Well, I’ve said it many times. What I’m hoping for in the future, and I believe this will be the case, is we are moving into a new period of opportunity. I wish we had been able to militarise the vaccine rollout earlier and bring General Frewen in earlier. We’ve got a wonderful health department, straight that’stthat’s the thing, in the middle of a pandemic, you don’t get everything right, but when you don’t get everything right, you get back in there and fix those problems, and that’s what we can do with General Frewen.

Updated at 18.10 EDT

Josh Butler

Anthony Albanese is kicking off Election Day in Melbourne, giving a series of morning TV interviews from the Melbourne Cricket Ground.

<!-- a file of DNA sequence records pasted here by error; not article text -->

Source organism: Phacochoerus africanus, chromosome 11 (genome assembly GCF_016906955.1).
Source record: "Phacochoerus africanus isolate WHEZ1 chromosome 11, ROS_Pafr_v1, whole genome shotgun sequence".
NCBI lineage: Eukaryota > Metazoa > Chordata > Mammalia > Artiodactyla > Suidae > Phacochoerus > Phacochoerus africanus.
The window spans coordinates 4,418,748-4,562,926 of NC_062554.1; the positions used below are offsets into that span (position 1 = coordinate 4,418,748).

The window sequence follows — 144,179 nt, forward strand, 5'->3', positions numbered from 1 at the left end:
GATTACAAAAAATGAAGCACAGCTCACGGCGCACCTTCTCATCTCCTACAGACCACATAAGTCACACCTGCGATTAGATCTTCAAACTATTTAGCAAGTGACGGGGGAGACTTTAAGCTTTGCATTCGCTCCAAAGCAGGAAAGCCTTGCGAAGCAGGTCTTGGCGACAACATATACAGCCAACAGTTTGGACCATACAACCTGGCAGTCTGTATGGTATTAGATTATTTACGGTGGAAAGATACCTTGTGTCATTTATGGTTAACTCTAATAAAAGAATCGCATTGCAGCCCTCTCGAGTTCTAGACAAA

Asked about polls and tonight’s result, he said the numbers “indicate a swing to Labor on primary votes” before diving into a series of footy metaphors. He said:

Throughout my time as Labor leader for three years, I’ve said that we’d be kicking with the wind at our back in the fourth quarter.

I’m here at the MCG, the fourth quarter is what matters, and I hope to finish ahead when the siren sounds at 6 pm tonight.

Albanese added that the country could not afford three more years of the same and urged voters to “give Labor a crack”.

Albanese will hold a media event this morning in the Liberal-held seat of Higgins before returning to his home of Sydney to vote himself. He is expected to have a press conference around midday.

Updated at 18.01 EDT

You may have missed the result of two polls released late yesterday that pointed to a Labor win.

Polls from Roy Morgan and the Australian’s Newspoll released late on Friday showed a two-party-preferred vote of 53-47 in favor of the opposition – enough of a swing towards Labor for it to claim victory.